FIG. 2: Sectional view of the device without any marking parenthesis (view for the official gazette). The reactors are: (A) with horizontal inflow and outflow of gas and vertical water spray, (B) vertical inflow, horizontal outflow of gas (or vice versa) and vertical water spray and (C) vertical inflow, horizontal outflow of gas (or vice versa) and horizontal water spray. The parts are identified with identical numbers as in FIG. 1: 1. Inlet nozzle for gas/emission, 2. outer lid, 3. water inlet, 5. The main vessel/reactor, 8. outlet nozzle for gas/emission, 11. water outlet, 12. bottom solution holding chamber.
FIG. 3: Percent CO2 reduction with varying flow rate and varying gas composition in the emission. These measurements were done using a simulated stack type emission, where parameters can be varied unlike actual emission. The enzyme load of 1.5 mg/ml using a gas composition of 33-40 percent was made for flow rate studies. An emission flow rate of 4-5 L/min was used for gas composition studies. The measurements for both flow rate and gas composition were made (analyzed) per liter of solution used for extraction. The symbol (⋄) and (□) indicates flow rate and gas composition respectively. The gas carbon dioxide composition with and without reactor was measured (Testo 400 multifunction equipped with 06321240 CO2 probe) and this was correlated with the pH based CA activity measurements (Bhattacharya et. al., 2003).
FIG. 4: Percent CO2 reduction with varying the ratio of water spray area to core immobilized CA volume [Length (L)/Diameter (D) ratio]. The immobilized core had a constant volume of 100 ml for these measurements, the enzyme load of 1.5 mg/ml was used and the gas composition was about 40 percent in the simulated stack type emission. The gas carbon dioxide composition was measured with and without attachment of the immobilized CA reactor.
FIG. 5: Percent CO2 reduction with varying water flow rate. The water flow rate was varied between 1-12.5 ml/min. The enzyme load of 1.5 mg/ml and average gas flow rate of 4-5 L/min with 40 percent CO2 in the emission stream was used for these measurements. The percent of CO2 in the emission gas with and without reactor attachment was measured. For correlation the increase in pH was measured in every one liter extracted solution.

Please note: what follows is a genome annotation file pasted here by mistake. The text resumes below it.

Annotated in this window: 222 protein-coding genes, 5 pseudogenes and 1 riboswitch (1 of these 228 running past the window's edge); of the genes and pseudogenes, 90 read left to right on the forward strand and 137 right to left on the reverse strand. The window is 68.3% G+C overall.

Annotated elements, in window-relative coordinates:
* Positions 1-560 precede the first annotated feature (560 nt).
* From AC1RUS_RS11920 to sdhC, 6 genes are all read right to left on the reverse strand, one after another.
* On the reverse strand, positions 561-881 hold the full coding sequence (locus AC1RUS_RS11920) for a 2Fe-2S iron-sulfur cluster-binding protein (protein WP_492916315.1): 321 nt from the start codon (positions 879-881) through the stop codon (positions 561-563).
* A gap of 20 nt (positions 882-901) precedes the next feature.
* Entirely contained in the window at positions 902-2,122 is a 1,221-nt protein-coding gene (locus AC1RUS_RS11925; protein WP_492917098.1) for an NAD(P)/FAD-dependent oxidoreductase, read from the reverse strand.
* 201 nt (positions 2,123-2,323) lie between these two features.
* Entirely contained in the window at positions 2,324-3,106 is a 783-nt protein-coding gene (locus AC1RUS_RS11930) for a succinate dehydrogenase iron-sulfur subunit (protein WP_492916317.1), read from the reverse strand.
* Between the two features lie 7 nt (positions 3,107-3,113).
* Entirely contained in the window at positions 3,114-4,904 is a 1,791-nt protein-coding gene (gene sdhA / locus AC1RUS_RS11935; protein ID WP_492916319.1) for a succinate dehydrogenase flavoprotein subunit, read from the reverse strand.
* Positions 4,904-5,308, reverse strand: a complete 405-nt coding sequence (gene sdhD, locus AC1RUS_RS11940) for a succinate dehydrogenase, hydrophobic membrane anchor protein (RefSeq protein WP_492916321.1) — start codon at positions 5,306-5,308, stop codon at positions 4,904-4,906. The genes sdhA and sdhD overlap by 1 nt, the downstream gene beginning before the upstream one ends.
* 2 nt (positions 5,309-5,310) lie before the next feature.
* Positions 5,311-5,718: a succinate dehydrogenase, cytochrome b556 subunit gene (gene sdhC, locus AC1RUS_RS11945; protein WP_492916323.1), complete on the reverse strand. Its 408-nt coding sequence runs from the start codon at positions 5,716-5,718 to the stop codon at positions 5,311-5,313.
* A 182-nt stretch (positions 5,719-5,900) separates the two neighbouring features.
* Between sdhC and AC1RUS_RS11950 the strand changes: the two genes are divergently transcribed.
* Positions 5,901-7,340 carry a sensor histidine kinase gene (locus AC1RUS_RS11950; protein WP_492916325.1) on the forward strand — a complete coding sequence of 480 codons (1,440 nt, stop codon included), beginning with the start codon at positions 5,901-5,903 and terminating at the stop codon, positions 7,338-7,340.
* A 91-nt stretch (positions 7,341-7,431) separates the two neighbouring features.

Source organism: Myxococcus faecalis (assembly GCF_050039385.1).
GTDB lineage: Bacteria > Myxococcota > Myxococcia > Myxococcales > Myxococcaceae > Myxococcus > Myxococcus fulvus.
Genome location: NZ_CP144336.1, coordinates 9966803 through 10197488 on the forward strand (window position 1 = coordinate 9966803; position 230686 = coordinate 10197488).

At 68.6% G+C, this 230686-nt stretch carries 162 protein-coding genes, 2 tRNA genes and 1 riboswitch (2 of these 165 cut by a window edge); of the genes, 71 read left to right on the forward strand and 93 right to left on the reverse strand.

FIG. 6: Percent CO2 reduction with variation in enzyme load in the matrix of immobilization. The enzyme load was varied between 0.25-10 mg/ml with a constant core volume of 100 ml and average gas flow rate of 4-5 L/min with 40 percent CO2 in the emission stream was used for these measurements. The percent of CO2 in the emission gas with and without reactor attachment was measured. For correlation the increase in pH was measured in every one liter extracted solution.
FIG. 7: Percent CO2 reduction with variation in immobilization matrix pore size. For these measurements the enzyme load was kept 1.5 mg/ml with a constant core volume of 100 ml and the average matrix pore size were selected between 0.5-5 μm. The average gas flow rate of 4-5 L/min with 40 percent CO2 in the emission stream was used for these measurements. The percent of CO2 in the emission gas with and without reactor attachment was measured. For correlation the increase in pH was measured in every one liter extracted solution.